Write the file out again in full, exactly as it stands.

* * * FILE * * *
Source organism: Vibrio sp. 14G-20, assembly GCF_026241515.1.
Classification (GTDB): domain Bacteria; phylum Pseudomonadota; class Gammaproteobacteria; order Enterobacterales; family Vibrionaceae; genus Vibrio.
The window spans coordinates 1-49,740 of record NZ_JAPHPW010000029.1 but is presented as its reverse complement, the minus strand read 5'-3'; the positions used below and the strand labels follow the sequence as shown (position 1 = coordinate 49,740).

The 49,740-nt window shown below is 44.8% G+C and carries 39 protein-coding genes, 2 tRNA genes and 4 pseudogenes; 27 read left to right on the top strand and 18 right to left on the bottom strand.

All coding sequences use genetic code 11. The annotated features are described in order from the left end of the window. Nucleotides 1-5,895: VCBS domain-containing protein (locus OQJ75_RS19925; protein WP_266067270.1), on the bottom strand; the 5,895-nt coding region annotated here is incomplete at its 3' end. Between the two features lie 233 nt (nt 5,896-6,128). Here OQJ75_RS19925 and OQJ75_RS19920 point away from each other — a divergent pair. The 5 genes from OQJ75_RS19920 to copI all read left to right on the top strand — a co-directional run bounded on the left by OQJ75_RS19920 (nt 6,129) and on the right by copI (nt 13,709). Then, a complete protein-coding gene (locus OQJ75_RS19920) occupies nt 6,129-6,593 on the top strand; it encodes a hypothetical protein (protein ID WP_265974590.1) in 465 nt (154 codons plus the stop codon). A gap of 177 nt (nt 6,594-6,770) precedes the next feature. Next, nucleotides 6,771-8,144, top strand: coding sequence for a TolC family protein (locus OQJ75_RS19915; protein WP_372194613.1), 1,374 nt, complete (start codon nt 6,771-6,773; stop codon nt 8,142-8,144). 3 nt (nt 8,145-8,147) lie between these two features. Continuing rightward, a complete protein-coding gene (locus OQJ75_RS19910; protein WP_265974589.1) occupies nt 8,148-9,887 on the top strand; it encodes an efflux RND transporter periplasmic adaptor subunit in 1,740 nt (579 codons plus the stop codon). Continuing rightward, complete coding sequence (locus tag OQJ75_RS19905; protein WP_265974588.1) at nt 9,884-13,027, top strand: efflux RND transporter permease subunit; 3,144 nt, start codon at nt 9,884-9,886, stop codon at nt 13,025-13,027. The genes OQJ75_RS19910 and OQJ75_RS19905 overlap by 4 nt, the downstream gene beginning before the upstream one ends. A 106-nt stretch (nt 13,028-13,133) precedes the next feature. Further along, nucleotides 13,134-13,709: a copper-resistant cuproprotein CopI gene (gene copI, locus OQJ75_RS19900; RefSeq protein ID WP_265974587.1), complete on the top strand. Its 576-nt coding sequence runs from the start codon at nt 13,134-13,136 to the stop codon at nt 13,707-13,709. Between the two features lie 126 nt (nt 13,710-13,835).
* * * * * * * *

Source organism: Vibrio sp. 14G-20, assembly GCF_026241515.1.
Classification (GTDB): domain Bacteria; phylum Pseudomonadota; class Gammaproteobacteria; order Enterobacterales; family Vibrionaceae; genus Vibrio.
The window spans coordinates 1-49,740 of record NZ_JAPHPW010000029.1 but is presented as its reverse complement, the minus strand read 5'-3'; the positions used below and the strand labels follow the sequence as shown (position 1 = coordinate 49,740).

The 49,740-nt window shown below is 44.8% G+C and carries 39 protein-coding genes, 2 tRNA genes and 4 pseudogenes; 27 read left to right on the top strand and 18 right to left on the bottom strand.

All coding sequences use genetic code 11. The annotated features are described in order from the left end of the window. Nucleotides 1-5,895: VCBS domain-containing protein (locus OQJ75_RS19925; protein WP_266067270.1), on the bottom strand; the 5,895-nt coding region annotated here is incomplete at its 3' end. Between the two features lie 233 nt (nt 5,896-6,128). Here OQJ75_RS19925 and OQJ75_RS19920 point away from each other — a divergent pair. The 5 genes from OQJ75_RS19920 to copI all read left to right on the top strand — a co-directional run bounded on the left by OQJ75_RS19920 (nt 6,129) and on the right by copI (nt 13,709). Then, a complete protein-coding gene (locus OQJ75_RS19920) occupies nt 6,129-6,593 on the top strand; it encodes a hypothetical protein (protein ID WP_265974590.1) in 465 nt (154 codons plus the stop codon). A gap of 177 nt (nt 6,594-6,770) precedes the next feature. Next, nucleotides 6,771-8,144, top strand: coding sequence for a TolC family protein (locus OQJ75_RS19915; protein WP_372194613.1), 1,374 nt, complete (start codon nt 6,771-6,773; stop codon nt 8,142-8,144). 3 nt (nt 8,145-8,147) lie between these two features. Continuing rightward, a complete protein-coding gene (locus OQJ75_RS19910; protein WP_265974589.1) occupies nt 8,148-9,887 on the top strand; it encodes an efflux RND transporter periplasmic adaptor subunit in 1,740 nt (579 codons plus the stop codon). Continuing rightward, complete coding sequence (locus tag OQJ75_RS19905; protein WP_265974588.1) at nt 9,884-13,027, top strand: efflux RND transporter permease subunit; 3,144 nt, start codon at nt 9,884-9,886, stop codon at nt 13,025-13,027. The genes OQJ75_RS19910 and OQJ75_RS19905 overlap by 4 nt, the downstream gene beginning before the upstream one ends. A 106-nt stretch (nt 13,028-13,133) precedes the next feature. Further along, nucleotides 13,134-13,709: a copper-resistant cuproprotein CopI gene (gene copI, locus OQJ75_RS19900; RefSeq protein ID WP_265974587.1), complete on the top strand. Its 576-nt coding sequence runs from the start codon at nt 13,134-13,136 to the stop codon at nt 13,707-13,709. Between the two features lie 126 nt (nt 13,710-13,835).